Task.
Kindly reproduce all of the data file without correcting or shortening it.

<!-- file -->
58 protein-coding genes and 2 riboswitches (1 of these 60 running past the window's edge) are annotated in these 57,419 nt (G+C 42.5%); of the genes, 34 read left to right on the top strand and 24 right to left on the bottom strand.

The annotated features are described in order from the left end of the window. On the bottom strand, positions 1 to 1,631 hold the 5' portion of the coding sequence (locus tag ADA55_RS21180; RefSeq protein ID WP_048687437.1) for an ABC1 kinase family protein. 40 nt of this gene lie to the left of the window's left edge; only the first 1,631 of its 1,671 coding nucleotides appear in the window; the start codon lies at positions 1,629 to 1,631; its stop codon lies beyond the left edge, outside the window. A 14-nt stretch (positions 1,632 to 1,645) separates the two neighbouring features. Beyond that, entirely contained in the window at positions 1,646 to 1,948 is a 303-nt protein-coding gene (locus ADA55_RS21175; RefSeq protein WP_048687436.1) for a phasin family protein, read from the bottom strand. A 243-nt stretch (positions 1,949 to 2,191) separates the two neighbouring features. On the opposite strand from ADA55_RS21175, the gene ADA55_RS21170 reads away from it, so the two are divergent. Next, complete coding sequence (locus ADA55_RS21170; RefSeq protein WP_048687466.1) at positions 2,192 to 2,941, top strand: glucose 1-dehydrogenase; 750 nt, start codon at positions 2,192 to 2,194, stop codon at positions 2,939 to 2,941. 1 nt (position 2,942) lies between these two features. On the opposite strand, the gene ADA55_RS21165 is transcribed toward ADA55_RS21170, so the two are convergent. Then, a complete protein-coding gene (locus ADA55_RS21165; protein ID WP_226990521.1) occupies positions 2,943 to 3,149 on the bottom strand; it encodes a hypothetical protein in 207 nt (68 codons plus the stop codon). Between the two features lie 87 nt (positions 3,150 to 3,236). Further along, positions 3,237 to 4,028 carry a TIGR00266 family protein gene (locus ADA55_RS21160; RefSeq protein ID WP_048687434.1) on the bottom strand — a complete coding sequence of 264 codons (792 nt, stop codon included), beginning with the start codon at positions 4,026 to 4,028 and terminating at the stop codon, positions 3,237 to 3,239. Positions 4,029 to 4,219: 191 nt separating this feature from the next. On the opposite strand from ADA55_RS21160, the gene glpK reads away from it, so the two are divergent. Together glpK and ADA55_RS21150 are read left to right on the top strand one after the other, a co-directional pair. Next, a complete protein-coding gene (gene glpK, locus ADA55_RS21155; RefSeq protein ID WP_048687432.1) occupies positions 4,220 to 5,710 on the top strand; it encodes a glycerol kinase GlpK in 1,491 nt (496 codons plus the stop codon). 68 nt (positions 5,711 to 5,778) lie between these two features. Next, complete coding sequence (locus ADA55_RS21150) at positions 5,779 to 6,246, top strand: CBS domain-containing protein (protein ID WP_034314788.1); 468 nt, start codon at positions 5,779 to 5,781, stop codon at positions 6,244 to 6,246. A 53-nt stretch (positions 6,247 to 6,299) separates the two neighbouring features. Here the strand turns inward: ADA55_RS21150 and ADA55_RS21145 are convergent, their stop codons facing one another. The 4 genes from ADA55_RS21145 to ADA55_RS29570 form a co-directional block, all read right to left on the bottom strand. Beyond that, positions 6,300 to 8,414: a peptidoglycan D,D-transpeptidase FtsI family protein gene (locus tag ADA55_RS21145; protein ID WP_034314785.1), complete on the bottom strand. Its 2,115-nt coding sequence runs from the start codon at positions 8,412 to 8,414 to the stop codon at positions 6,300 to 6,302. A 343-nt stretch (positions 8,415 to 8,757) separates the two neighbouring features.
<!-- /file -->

58 protein-coding genes and 2 riboswitches (1 of these 60 running past the window's edge) are annotated in these 57,419 nt (G+C 42.5%); of the genes, 34 read left to right on the top strand and 24 right to left on the bottom strand.

The annotated features are described in order from the left end of the window. On the bottom strand, positions 1 to 1,631 hold the 5' portion of the coding sequence (locus tag ADA55_RS21180; RefSeq protein ID WP_048687437.1) for an ABC1 kinase family protein. 40 nt of this gene lie to the left of the window's left edge; only the first 1,631 of its 1,671 coding nucleotides appear in the window; the start codon lies at positions 1,629 to 1,631; its stop codon lies beyond the left edge, outside the window. A 14-nt stretch (positions 1,632 to 1,645) separates the two neighbouring features. Beyond that, entirely contained in the window at positions 1,646 to 1,948 is a 303-nt protein-coding gene (locus ADA55_RS21175; RefSeq protein WP_048687436.1) for a phasin family protein, read from the bottom strand. A 243-nt stretch (positions 1,949 to 2,191) separates the two neighbouring features. On the opposite strand from ADA55_RS21175, the gene ADA55_RS21170 reads away from it, so the two are divergent. Next, complete coding sequence (locus ADA55_RS21170; RefSeq protein WP_048687466.1) at positions 2,192 to 2,941, top strand: glucose 1-dehydrogenase; 750 nt, start codon at positions 2,192 to 2,194, stop codon at positions 2,939 to 2,941. 1 nt (position 2,942) lies between these two features. On the opposite strand, the gene ADA55_RS21165 is transcribed toward ADA55_RS21170, so the two are convergent. Then, a complete protein-coding gene (locus ADA55_RS21165; protein ID WP_226990521.1) occupies positions 2,943 to 3,149 on the bottom strand; it encodes a hypothetical protein in 207 nt (68 codons plus the stop codon). Between the two features lie 87 nt (positions 3,150 to 3,236). Further along, positions 3,237 to 4,028 carry a TIGR00266 family protein gene (locus ADA55_RS21160; RefSeq protein ID WP_048687434.1) on the bottom strand — a complete coding sequence of 264 codons (792 nt, stop codon included), beginning with the start codon at positions 4,026 to 4,028 and terminating at the stop codon, positions 3,237 to 3,239. Positions 4,029 to 4,219: 191 nt separating this feature from the next. On the opposite strand from ADA55_RS21160, the gene glpK reads away from it, so the two are divergent. Together glpK and ADA55_RS21150 are read left to right on the top strand one after the other, a co-directional pair. Next, a complete protein-coding gene (gene glpK, locus ADA55_RS21155; RefSeq protein ID WP_048687432.1) occupies positions 4,220 to 5,710 on the top strand; it encodes a glycerol kinase GlpK in 1,491 nt (496 codons plus the stop codon). 68 nt (positions 5,711 to 5,778) lie between these two features. Next, complete coding sequence (locus ADA55_RS21150) at positions 5,779 to 6,246, top strand: CBS domain-containing protein (protein ID WP_034314788.1); 468 nt, start codon at positions 5,779 to 5,781, stop codon at positions 6,244 to 6,246. A 53-nt stretch (positions 6,247 to 6,299) separates the two neighbouring features. Here the strand turns inward: ADA55_RS21150 and ADA55_RS21145 are convergent, their stop codons facing one another. The 4 genes from ADA55_RS21145 to ADA55_RS29570 form a co-directional block, all read right to left on the bottom strand. Beyond that, positions 6,300 to 8,414: a peptidoglycan D,D-transpeptidase FtsI family protein gene (locus tag ADA55_RS21145; protein ID WP_034314785.1), complete on the bottom strand. Its 2,115-nt coding sequence runs from the start codon at positions 8,412 to 8,414 to the stop codon at positions 6,300 to 6,302. A 343-nt stretch (positions 8,415 to 8,757) separates the two neighbouring features.